The following set of key laws and regulations govern the political financing of parties – both during electoral and non-electoral times, and that of electoral candidates.
- Regulation on Political Parties 2005 (enacted under the General Regulations Act (Law No: 6/2008)
- Eections Commission Act (Law No: 8/2008)
- Regulation of the Elections Commission 2010 (enacted under the Elections Commission Act 2008)
- Elections (General) Act (Law No: 11/2008)
- Presidential Elections Act (Law No: 12/2008)
- Regulation on Presidential Elections 2008 (enacted under the Presidential Elections Act 2008)
- Parliamentary Elections Act (Law No: 2/2009)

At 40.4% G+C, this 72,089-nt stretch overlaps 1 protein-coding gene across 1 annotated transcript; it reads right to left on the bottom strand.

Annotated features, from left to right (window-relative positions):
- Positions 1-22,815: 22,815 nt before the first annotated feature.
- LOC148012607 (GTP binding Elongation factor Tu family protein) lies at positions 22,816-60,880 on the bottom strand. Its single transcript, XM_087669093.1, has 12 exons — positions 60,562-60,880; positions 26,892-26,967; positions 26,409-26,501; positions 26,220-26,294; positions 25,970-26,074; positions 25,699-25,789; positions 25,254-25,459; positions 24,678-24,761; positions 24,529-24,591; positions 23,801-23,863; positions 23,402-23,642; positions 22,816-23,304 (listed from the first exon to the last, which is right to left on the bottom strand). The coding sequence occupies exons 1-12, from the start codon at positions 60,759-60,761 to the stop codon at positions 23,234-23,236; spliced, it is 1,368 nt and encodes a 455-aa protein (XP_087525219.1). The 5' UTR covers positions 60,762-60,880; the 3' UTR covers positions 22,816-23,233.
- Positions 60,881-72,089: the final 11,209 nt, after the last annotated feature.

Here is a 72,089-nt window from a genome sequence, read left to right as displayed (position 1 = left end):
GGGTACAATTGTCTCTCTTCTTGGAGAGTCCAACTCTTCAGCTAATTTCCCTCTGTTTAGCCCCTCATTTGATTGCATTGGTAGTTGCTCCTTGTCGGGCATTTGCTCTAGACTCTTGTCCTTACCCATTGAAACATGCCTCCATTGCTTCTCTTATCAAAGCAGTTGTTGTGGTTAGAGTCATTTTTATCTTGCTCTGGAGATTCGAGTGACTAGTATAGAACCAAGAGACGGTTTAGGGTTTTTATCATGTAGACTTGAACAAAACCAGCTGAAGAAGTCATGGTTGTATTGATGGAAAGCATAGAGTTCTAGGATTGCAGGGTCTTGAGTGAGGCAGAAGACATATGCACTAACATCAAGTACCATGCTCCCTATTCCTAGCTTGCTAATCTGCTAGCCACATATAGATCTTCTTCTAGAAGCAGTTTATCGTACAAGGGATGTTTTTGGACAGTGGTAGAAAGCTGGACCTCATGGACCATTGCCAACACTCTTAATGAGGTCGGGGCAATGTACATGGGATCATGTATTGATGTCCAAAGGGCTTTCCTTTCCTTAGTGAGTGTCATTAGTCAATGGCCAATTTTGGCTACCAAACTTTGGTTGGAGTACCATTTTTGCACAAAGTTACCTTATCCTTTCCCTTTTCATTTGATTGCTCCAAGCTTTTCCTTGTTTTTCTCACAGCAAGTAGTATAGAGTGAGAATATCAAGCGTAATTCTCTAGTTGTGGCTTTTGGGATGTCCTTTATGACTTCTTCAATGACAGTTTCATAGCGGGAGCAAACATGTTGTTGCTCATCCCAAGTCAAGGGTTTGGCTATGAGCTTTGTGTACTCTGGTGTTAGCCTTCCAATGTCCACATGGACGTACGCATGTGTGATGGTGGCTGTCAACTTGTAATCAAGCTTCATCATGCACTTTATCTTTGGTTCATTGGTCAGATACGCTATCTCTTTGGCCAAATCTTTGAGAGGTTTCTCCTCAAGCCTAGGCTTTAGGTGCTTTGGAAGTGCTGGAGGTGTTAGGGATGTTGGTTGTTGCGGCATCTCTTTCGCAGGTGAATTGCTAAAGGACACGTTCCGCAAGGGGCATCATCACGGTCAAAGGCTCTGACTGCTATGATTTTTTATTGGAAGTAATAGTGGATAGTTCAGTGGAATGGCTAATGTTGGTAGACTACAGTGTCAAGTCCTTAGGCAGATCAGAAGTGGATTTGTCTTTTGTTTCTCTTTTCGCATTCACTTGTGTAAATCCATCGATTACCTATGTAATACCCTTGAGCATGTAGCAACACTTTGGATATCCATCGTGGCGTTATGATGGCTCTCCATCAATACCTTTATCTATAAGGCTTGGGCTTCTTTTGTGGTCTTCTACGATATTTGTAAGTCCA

- Regulation of the People’s Majlis 2006 (enacted under Article 63 of the Constitution). These laws and regulations cover various dimensions of political financing and some of the key aspects of this legal framework include:
Documentation of income and expenses
- Every political party is required to appoint a treasurer to maintain its books of account of all income and expenditure. All political parties are required to prepare and maintain detailed income and expenditure, including details of income and assets, how and from where they were obtained, and details of all expenditure. The Elections Commission is empowered to check reports of income and expenditure of parties at any time. Candidates competing in elections are required to appoint an official election agent, who is required to maintain books of account of all income and expenditure of that candidate.
Limits on Income & Expenses